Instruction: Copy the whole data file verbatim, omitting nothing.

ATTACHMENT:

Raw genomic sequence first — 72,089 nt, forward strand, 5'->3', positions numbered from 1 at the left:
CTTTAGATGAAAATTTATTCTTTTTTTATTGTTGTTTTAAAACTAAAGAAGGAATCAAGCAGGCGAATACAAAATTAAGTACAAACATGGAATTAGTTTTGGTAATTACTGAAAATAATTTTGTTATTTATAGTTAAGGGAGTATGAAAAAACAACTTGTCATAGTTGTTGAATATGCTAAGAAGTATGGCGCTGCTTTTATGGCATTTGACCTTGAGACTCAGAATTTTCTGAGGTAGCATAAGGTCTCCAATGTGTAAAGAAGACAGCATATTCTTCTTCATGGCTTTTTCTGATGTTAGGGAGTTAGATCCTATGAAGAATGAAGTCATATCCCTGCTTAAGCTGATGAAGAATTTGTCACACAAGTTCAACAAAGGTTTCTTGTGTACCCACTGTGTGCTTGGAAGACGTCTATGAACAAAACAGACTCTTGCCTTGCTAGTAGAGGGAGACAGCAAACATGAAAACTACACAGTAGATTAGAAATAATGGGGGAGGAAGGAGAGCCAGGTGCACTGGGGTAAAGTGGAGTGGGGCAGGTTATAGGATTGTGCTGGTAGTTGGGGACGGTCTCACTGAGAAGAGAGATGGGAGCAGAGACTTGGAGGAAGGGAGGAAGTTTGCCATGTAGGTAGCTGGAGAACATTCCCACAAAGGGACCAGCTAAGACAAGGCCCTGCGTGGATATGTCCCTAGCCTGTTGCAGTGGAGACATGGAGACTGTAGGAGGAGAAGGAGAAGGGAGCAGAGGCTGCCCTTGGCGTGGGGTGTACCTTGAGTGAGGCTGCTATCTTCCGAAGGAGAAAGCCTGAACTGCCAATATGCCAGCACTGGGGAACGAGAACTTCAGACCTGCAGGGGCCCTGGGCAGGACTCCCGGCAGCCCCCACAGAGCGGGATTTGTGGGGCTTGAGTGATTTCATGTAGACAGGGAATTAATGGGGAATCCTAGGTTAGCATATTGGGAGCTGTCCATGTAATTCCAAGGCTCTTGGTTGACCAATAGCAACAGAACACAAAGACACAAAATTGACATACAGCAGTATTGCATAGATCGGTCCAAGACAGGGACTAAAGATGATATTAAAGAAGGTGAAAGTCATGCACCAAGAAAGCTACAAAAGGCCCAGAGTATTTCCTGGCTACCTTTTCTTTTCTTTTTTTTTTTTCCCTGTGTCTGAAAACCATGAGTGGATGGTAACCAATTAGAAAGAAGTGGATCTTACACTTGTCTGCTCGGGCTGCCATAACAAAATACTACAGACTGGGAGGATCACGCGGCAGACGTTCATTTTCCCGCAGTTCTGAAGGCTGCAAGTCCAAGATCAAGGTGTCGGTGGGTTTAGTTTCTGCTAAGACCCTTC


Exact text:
Raw genomic sequence first — 72,089 nt, forward strand, 5'->3', positions numbered from 1 at the left:
CTTTAGATGAAAATTTATTCTTTTTTTATTGTTGTTTTAAAACTAAAGAAGGAATCAAGCAGGCGAATACAAAATTAAGTACAAACATGGAATTAGTTTTGGTAATTACTGAAAATAATTTTGTTATTTATAGTTAAGGGAGTATGAAAAAACAACTTGTCATAGTTGTTGAATATGCTAAGAAGTATGGCGCTGCTTTTATGGCATTTGACCTTGAGACTCAGAATTTTCTGAGGTAGCATAAGGTCTCCAATGTGTAAAGAAGACAGCATATTCTTCTTCATGGCTTTTTCTGATGTTAGGGAGTTAGATCCTATGAAGAATGAAGTCATATCCCTGCTTAAGCTGATGAAGAATTTGTCACACAAGTTCAACAAAGGTTTCTTGTGTACCCACTGTGTGCTTGGAAGACGTCTATGAACAAAACAGACTCTTGCCTTGCTAGTAGAGGGAGACAGCAAACATGAAAACTACACAGTAGATTAGAAATAATGGGGGAGGAAGGAGAGCCAGGTGCACTGGGGTAAAGTGGAGTGGGGCAGGTTATAGGATTGTGCTGGTAGTTGGGGACGGTCTCACTGAGAAGAGAGATGGGAGCAGAGACTTGGAGGAAGGGAGGAAGTTTGCCATGTAGGTAGCTGGAGAACATTCCCACAAAGGGACCAGCTAAGACAAGGCCCTGCGTGGATATGTCCCTAGCCTGTTGCAGTGGAGACATGGAGACTGTAGGAGGAGAAGGAGAAGGGAGCAGAGGCTGCCCTTGGCGTGGGGTGTACCTTGAGTGAGGCTGCTATCTTCCGAAGGAGAAAGCCTGAACTGCCAATATGCCAGCACTGGGGAACGAGAACTTCAGACCTGCAGGGGCCCTGGGCAGGACTCCCGGCAGCCCCCACAGAGCGGGATTTGTGGGGCTTGAGTGATTTCATGTAGACAGGGAATTAATGGGGAATCCTAGGTTAGCATATTGGGAGCTGTCCATGTAATTCCAAGGCTCTTGGTTGACCAATAGCAACAGAACACAAAGACACAAAATTGACATACAGCAGTATTGCATAGATCGGTCCAAGACAGGGACTAAAGATGATATTAAAGAAGGTGAAAGTCATGCACCAAGAAAGCTACAAAAGGCCCAGAGTATTTCCTGGCTACCTTTTCTTTTCTTTTTTTTTTTTCCCTGTGTCTGAAAACCATGAGTGGATGGTAACCAATTAGAAAGAAGTGGATCTTACACTTGTCTGCTCGGGCTGCCATAACAAAATACTACAGACTGGGAGGATCACGCGGCAGACGTTCATTTTCCCGCAGTTCTGAAGGCTGCAAGTCCAAGATCAAGGTGTCGGTGGGTTTAGTTTCTGCTAAGACCCTTC